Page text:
6 Direct Marketing Mistakes You Don’t Have to Make

Direct Marketing Mistakes

Tips to Make Your Direct Mailer Successful

Great direct marketing is a mixture of utilizing time tested technique, adapting to new market trends and consistent creative excellence.

That’s no small order.

The fact is, the road to great direct marketing can be anything but direct, and while your team may experience the occasional misstep, here are 6 direct marketing mistakes you don’t have to make.

  1. Using Bad Outreach Data
    There’s no better way to shoot yourself in the foot than working with a bad list of corrupted data. In fact, the Harvard Business Review recently found that bad data costs US business around 3 trillion dollars each year. Most data needs some cleaning up upon acquisition, and basic data hygiene and maintenance is important, but there’s a difference between cleaning up good data and diverting excessive resources to salvage a bad list. Here are some indicators your team may be working with bad data.
  2. Failing to Consistently and Quickly Change
    Change is a good thing and the only constant in any thriving industry. Direct marketing—particularly direct mail marketing—has seen a lot of change over the years. As new mediums have come to rise (like specified social media direct marketing) and time-tested mediums have been adapted to better perform (like direct mail offerings in the form of dimensional mailers), many direct marketing campaigns have achieved success by adopting the latest in techniques. Keeping up with sites like MarketingWeek.com or TargetMarketingMag.com (here are their dominate direct marketing trends for 2018) can keep you in the loop when it comes to new trends taking over the direct marketing world and identifying those on the horizon (here’s a link to our own blog, consistently updated with more original content). Remember: new tech means increased efficiency, even for traditional methods of marketing many mistakenly believe tech will render obsolete. Here’s a great article by Forbes on how tech is changing traditional direct mail for the better.
  3. No Call to Action
    It’s shocking, but it’s something even otherwise great direct marketing pieces occasionally fail to include: a clearly defined call to action. A CTA that catches the eye and does its job of provoking an immediate response is one of the most powerful direct mail marketing tools you can employ, particularly when it comes to digital direct marketing and the ability to bring users from an outreach email to your website. Many campaigns use their CTA as a sort of mission statement or slogan. Here are seven of the best.  Make sure your campaign includes a clear CTA in each of your direct marketing efforts—it may be the key to turning your direct marketing efforts into responses and conversions.
  4. Bad Design Elements
    Good design can be the difference between direct marketing that is considered or direct marketing that is ignored. This is particularly true for direct mail campaigns—unlike digital direct marketing (where the opportunities to effortless link other related content are endless), direct mail has to stand on its own. First and foremost, your direct marketing has to be visually interesting and easy to read. When it comes to content, consider the size, color and fonts you choose very carefully. While the majority of your designers’ effort may go into a direct mail brochure or nailing the layout of your newsletter, the vehicle in which is arrives should be considered. For instance, oversized envelopes have the highest household response rates at 6.6%, per the 2017 Data and Marketing Association Response Report. Looking for a place to get started? Entrepreneur discusses some of the most popular ways to package and format your direct mail here.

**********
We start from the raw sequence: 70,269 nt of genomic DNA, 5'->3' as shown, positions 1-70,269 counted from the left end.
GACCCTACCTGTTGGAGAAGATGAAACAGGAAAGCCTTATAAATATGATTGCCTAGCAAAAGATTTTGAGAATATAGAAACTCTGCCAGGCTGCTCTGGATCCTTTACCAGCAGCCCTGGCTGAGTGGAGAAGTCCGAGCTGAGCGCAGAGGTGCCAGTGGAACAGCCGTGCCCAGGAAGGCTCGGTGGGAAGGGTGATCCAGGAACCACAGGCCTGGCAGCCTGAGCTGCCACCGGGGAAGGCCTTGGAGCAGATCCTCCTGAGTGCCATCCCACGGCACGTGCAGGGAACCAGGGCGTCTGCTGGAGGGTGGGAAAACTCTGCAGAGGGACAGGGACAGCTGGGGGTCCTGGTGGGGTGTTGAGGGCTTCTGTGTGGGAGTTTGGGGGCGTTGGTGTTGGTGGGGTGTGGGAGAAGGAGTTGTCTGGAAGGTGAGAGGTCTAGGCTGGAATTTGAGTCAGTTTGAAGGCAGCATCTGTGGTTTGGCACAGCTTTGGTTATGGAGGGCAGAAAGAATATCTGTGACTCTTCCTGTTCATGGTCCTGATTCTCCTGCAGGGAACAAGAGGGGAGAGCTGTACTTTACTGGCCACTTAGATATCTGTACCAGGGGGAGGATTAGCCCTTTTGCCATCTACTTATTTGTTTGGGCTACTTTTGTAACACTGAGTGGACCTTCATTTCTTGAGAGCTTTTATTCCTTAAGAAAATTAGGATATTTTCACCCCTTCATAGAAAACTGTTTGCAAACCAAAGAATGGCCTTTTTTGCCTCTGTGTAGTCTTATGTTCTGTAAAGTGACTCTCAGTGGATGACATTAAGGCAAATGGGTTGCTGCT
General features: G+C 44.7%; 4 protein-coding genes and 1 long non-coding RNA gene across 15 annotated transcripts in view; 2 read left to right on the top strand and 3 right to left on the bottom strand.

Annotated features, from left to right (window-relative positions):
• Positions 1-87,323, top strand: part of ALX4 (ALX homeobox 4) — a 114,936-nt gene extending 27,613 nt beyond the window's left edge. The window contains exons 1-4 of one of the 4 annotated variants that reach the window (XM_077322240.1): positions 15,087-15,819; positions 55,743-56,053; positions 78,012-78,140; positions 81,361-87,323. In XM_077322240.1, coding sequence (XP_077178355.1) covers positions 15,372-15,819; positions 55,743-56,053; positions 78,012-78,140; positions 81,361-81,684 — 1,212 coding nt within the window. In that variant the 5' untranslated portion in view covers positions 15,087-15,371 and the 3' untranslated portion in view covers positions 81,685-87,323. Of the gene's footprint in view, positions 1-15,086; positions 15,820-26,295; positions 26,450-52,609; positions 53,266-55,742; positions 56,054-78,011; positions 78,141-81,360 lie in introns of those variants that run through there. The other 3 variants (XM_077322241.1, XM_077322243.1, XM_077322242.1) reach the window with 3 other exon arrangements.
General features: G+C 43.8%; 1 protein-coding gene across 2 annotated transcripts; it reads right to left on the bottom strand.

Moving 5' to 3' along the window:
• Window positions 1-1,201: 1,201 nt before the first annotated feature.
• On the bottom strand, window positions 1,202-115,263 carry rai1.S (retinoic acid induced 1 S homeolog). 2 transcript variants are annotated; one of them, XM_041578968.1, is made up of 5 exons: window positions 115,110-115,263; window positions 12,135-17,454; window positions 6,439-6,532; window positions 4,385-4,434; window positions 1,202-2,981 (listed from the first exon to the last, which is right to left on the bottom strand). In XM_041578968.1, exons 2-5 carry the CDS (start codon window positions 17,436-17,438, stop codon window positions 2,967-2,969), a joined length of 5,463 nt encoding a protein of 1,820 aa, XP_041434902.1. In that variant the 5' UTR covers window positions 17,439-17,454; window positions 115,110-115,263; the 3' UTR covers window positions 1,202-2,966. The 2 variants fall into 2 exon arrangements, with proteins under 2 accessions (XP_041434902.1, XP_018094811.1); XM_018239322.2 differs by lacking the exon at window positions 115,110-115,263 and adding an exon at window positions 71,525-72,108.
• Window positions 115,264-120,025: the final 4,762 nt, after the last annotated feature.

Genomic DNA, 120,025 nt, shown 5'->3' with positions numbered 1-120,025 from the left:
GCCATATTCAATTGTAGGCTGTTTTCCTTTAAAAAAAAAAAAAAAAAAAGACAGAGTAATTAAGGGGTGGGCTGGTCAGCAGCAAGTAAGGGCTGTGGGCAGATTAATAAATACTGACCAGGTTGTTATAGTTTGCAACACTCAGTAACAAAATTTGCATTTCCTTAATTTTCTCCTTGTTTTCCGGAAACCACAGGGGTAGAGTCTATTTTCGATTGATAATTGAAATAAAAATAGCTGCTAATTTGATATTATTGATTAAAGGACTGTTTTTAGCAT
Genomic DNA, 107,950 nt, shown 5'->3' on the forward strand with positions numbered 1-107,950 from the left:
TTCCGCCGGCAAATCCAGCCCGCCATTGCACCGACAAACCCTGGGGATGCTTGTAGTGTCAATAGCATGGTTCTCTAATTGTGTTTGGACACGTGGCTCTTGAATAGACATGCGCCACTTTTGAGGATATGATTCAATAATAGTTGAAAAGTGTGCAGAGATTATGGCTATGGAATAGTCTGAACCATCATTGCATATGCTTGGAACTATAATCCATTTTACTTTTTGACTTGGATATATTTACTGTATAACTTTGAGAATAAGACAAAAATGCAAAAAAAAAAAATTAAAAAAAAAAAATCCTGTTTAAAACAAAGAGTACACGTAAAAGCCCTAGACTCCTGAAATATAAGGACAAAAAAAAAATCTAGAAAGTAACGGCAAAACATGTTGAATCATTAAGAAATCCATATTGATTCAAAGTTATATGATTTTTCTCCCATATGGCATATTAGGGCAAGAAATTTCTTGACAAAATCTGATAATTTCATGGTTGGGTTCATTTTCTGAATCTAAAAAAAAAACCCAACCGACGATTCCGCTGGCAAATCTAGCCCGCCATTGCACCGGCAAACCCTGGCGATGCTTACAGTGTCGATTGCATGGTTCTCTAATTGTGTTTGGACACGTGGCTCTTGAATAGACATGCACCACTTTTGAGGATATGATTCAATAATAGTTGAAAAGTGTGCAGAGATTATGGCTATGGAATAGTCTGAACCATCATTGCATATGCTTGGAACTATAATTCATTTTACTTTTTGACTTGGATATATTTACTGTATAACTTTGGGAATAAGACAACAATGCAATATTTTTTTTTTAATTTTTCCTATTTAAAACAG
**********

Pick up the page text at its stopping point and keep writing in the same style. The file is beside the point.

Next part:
5. Forgoing personalization
    Some campaigns fail to invest in the means to personalize their direct marketing, even when sources like the Wharton School of Business report that 85% of marketers notice increased response through personalization. In the digital and direct mail world, personalization means using data to provide prospective customers with a truly individual direct marketing experience via data driven marketing. Personalization can mean different things for different direct marketing campaigns, but including efforts to personalize is considered good practice across the board. Even if it’s something as small as including a prospective customers name in the design of your marketing materials, it’s simply worth doing.
  6. Saving the Best for Last
    When your team is choosing how to best present the benefits of a product or service to prospective customers via direct marketing outreach, it may be tempting to bring it all home by saving the best benefits and ad copy for last. When pitching via direct marketing, your best writing on the best benefits should always be up front, capitalizing on the limited window in which your audience will decide whether or not your outreach is worth their time. Don’t save the best for last, we didn’t.

Planning a direct marketing campaign and don’t know where to start? From mailers to cutting edge digital solutions, see what Strata’s 25 years of print and marketing excellence can do for you.

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